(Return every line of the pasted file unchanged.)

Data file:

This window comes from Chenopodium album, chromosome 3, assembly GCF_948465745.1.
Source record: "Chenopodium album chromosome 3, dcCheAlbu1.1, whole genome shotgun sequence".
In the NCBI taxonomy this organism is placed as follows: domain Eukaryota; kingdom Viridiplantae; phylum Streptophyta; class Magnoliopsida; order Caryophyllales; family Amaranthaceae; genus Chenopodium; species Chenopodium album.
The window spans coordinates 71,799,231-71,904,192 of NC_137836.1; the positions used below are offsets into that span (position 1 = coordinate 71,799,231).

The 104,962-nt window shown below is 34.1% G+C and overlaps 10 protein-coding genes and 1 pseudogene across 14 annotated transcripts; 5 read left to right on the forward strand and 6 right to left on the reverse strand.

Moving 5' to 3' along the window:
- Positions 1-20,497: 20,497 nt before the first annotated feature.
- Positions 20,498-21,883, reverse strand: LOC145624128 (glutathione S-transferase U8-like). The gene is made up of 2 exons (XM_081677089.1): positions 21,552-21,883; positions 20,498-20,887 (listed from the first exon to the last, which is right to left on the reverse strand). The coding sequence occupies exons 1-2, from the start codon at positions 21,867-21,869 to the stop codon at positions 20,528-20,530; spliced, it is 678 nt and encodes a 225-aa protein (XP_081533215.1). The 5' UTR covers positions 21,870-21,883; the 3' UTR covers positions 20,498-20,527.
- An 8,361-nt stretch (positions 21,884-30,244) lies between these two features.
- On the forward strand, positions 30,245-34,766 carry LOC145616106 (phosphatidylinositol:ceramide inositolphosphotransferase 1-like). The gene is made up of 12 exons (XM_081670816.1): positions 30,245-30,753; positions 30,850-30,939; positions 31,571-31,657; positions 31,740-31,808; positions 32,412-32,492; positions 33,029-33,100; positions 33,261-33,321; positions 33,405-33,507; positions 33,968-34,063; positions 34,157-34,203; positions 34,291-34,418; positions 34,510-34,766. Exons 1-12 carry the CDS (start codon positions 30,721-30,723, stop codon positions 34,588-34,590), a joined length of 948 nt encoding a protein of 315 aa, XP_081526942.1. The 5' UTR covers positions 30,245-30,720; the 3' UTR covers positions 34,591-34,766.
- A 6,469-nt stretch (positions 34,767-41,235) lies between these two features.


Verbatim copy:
This window comes from Chenopodium album, chromosome 3, assembly GCF_948465745.1.
Source record: "Chenopodium album chromosome 3, dcCheAlbu1.1, whole genome shotgun sequence".
In the NCBI taxonomy this organism is placed as follows: domain Eukaryota; kingdom Viridiplantae; phylum Streptophyta; class Magnoliopsida; order Caryophyllales; family Amaranthaceae; genus Chenopodium; species Chenopodium album.
The window spans coordinates 71,799,231-71,904,192 of NC_137836.1; the positions used below are offsets into that span (position 1 = coordinate 71,799,231).

The 104,962-nt window shown below is 34.1% G+C and overlaps 10 protein-coding genes and 1 pseudogene across 14 annotated transcripts; 5 read left to right on the forward strand and 6 right to left on the reverse strand.

Moving 5' to 3' along the window:
- Positions 1-20,497: 20,497 nt before the first annotated feature.
- Positions 20,498-21,883, reverse strand: LOC145624128 (glutathione S-transferase U8-like). The gene is made up of 2 exons (XM_081677089.1): positions 21,552-21,883; positions 20,498-20,887 (listed from the first exon to the last, which is right to left on the reverse strand). The coding sequence occupies exons 1-2, from the start codon at positions 21,867-21,869 to the stop codon at positions 20,528-20,530; spliced, it is 678 nt and encodes a 225-aa protein (XP_081533215.1). The 5' UTR covers positions 21,870-21,883; the 3' UTR covers positions 20,498-20,527.
- An 8,361-nt stretch (positions 21,884-30,244) lies between these two features.
- On the forward strand, positions 30,245-34,766 carry LOC145616106 (phosphatidylinositol:ceramide inositolphosphotransferase 1-like). The gene is made up of 12 exons (XM_081670816.1): positions 30,245-30,753; positions 30,850-30,939; positions 31,571-31,657; positions 31,740-31,808; positions 32,412-32,492; positions 33,029-33,100; positions 33,261-33,321; positions 33,405-33,507; positions 33,968-34,063; positions 34,157-34,203; positions 34,291-34,418; positions 34,510-34,766. Exons 1-12 carry the CDS (start codon positions 30,721-30,723, stop codon positions 34,588-34,590), a joined length of 948 nt encoding a protein of 315 aa, XP_081526942.1. The 5' UTR covers positions 30,245-30,720; the 3' UTR covers positions 34,591-34,766.
- A 6,469-nt stretch (positions 34,767-41,235) lies between these two features.